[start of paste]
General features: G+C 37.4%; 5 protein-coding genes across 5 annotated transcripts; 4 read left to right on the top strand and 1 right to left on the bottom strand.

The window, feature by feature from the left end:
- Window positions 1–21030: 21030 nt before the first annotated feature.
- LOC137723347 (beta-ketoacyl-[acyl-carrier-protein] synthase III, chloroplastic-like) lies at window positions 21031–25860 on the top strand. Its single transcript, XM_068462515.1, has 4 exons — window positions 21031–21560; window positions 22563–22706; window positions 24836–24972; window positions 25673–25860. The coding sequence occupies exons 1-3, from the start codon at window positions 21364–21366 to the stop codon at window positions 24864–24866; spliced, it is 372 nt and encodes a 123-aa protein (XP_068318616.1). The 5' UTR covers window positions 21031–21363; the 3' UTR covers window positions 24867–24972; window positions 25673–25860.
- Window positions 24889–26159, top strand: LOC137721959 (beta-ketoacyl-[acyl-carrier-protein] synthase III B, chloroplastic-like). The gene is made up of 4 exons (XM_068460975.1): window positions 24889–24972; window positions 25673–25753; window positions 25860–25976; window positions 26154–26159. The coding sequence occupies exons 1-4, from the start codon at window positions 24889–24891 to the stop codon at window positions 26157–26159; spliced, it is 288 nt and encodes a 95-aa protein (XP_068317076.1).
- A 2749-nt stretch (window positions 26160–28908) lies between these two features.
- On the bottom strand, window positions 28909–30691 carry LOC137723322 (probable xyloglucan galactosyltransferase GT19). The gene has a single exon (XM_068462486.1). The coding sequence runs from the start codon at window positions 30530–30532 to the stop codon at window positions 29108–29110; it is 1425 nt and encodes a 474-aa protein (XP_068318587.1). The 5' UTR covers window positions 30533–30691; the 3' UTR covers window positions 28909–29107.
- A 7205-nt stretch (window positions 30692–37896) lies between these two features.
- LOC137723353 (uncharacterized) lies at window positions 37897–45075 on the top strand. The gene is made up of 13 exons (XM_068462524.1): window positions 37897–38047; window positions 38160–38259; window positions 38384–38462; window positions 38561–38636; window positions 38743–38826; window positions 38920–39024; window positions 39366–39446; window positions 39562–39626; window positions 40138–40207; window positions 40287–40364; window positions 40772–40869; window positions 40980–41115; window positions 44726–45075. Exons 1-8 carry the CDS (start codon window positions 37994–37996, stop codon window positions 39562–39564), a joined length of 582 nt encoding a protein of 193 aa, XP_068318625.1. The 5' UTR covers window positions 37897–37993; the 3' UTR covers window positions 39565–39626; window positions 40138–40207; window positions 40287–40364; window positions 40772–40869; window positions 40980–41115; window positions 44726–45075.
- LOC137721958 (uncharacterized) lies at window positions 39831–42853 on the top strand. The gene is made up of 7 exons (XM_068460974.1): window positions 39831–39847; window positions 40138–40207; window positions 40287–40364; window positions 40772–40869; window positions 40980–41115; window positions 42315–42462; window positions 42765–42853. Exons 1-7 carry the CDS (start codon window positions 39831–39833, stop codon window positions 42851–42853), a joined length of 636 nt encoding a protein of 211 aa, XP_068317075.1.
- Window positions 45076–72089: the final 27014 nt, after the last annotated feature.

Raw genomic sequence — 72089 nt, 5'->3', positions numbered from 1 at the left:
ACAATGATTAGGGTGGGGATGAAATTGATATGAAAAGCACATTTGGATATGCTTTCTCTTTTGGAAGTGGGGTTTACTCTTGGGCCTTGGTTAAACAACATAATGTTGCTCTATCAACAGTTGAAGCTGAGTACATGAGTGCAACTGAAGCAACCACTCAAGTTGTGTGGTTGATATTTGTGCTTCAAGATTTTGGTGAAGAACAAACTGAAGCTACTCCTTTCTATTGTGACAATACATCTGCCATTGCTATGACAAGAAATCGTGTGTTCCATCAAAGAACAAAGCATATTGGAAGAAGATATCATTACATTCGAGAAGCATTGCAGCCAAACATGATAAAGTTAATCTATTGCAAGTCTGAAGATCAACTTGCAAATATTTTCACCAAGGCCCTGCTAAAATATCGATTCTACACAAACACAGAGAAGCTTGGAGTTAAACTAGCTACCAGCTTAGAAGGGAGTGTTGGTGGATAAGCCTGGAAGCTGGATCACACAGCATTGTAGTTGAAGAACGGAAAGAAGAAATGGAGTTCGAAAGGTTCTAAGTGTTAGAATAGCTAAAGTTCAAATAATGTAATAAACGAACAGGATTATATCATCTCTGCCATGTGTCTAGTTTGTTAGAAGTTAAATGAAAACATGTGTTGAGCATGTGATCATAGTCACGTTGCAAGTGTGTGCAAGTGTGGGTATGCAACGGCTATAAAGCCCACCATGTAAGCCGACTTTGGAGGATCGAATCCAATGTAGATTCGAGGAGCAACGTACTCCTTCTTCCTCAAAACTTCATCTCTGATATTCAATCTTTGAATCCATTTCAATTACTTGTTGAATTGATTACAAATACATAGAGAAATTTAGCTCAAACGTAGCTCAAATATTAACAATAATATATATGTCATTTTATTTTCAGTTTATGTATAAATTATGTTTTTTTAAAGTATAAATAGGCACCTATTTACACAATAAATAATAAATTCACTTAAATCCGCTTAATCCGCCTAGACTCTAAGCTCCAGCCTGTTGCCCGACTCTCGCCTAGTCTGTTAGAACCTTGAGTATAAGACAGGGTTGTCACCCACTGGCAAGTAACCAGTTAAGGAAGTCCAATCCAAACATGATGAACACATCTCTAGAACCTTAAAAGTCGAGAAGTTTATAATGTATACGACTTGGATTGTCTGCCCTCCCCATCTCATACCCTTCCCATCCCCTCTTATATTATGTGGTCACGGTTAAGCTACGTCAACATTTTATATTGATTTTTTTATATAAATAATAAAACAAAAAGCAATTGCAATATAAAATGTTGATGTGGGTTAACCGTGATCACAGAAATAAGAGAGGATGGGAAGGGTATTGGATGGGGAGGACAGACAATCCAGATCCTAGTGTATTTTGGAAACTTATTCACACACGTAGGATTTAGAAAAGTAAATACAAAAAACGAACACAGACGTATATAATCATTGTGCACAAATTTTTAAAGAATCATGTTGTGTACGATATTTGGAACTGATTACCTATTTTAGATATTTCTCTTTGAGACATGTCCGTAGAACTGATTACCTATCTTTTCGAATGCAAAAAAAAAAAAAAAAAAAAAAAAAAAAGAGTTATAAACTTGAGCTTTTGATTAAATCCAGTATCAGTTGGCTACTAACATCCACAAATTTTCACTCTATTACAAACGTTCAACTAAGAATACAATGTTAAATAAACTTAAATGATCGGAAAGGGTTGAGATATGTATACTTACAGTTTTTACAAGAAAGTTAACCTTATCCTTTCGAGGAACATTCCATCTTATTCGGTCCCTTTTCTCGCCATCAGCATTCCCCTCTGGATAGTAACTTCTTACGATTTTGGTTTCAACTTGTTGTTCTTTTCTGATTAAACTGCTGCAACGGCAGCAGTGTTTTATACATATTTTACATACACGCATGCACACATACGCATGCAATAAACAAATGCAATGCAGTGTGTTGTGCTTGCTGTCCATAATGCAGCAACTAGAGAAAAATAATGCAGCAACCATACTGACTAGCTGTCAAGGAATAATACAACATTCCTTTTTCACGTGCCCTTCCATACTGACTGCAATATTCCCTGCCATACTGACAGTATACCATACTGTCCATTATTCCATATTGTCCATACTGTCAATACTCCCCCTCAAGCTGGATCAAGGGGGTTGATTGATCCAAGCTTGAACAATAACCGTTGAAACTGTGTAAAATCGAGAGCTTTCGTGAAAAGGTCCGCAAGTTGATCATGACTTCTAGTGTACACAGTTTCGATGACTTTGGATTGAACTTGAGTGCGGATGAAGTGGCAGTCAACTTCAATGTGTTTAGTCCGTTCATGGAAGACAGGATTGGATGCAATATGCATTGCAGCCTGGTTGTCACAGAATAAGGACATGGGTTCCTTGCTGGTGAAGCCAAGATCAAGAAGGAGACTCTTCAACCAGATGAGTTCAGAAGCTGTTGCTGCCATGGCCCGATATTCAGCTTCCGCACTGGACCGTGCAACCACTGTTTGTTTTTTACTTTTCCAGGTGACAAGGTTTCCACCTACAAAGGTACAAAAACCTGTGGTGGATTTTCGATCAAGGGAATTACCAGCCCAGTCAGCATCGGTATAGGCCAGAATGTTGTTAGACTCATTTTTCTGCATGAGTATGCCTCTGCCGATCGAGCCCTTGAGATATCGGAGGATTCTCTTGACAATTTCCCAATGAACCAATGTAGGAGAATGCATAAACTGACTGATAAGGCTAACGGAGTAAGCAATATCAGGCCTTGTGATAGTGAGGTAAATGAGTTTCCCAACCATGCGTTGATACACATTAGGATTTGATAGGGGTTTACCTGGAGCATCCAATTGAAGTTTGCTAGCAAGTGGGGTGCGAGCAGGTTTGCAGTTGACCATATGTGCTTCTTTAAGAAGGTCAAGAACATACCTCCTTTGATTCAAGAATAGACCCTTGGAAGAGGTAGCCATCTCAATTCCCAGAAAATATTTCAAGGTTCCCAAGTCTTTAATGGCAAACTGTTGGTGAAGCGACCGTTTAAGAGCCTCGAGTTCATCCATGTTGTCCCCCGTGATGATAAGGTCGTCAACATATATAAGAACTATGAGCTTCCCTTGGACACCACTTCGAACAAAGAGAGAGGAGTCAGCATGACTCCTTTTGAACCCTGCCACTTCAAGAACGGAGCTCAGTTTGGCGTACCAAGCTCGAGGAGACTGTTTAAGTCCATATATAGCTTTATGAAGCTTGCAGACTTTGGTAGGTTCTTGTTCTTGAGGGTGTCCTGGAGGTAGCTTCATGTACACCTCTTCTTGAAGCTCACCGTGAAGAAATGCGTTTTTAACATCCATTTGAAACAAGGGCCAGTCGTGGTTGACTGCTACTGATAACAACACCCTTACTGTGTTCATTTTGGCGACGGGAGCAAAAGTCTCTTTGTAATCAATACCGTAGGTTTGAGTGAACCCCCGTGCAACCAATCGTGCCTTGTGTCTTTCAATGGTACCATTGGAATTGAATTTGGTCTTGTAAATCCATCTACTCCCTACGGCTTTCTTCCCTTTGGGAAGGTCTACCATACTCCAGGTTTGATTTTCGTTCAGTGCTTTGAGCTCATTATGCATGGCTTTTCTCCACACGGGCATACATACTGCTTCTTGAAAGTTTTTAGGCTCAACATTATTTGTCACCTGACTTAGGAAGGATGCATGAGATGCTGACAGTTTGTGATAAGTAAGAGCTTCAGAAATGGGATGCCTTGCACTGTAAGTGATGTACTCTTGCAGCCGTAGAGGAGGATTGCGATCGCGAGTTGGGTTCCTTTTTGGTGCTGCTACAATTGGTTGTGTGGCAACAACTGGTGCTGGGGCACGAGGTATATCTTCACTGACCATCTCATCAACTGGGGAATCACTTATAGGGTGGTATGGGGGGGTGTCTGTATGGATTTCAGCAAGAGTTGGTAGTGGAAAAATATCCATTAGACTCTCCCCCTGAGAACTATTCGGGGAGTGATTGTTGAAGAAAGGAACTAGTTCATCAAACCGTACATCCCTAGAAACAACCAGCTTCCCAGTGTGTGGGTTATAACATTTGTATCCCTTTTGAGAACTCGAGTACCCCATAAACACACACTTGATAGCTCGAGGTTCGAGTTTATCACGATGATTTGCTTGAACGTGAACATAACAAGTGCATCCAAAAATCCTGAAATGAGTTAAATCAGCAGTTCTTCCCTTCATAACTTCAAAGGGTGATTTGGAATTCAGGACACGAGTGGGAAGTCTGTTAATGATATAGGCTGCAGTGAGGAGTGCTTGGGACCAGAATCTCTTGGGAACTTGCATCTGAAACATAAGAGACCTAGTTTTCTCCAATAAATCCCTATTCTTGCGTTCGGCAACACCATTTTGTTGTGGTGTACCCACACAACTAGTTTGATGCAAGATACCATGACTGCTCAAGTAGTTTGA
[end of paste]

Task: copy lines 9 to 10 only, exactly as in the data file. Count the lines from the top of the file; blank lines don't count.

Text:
- LOC137723353 (uncharacterized) lies at window positions 37897–45075 on the top strand. The gene is made up of 13 exons (XM_068462524.1): window positions 37897–38047; window positions 38160–38259; window positions 38384–38462; window positions 38561–38636; window positions 38743–38826; window positions 38920–39024; window positions 39366–39446; window positions 39562–39626; window positions 40138–40207; window positions 40287–40364; window positions 40772–40869; window positions 40980–41115; window positions 44726–45075. Exons 1-8 carry the CDS (start codon window positions 37994–37996, stop codon window positions 39562–39564), a joined length of 582 nt encoding a protein of 193 aa, XP_068318625.1. The 5' UTR covers window positions 37897–37993; the 3' UTR covers window positions 39565–39626; window positions 40138–40207; window positions 40287–40364; window positions 40772–40869; window positions 40980–41115; window positions 44726–45075.
- LOC137721958 (uncharacterized) lies at window positions 39831–42853 on the top strand. The gene is made up of 7 exons (XM_068460974.1): window positions 39831–39847; window positions 40138–40207; window positions 40287–40364; window positions 40772–40869; window positions 40980–41115; window positions 42315–42462; window positions 42765–42853. Exons 1-7 carry the CDS (start codon window positions 39831–39833, stop codon window positions 42851–42853), a joined length of 636 nt encoding a protein of 211 aa, XP_068317075.1.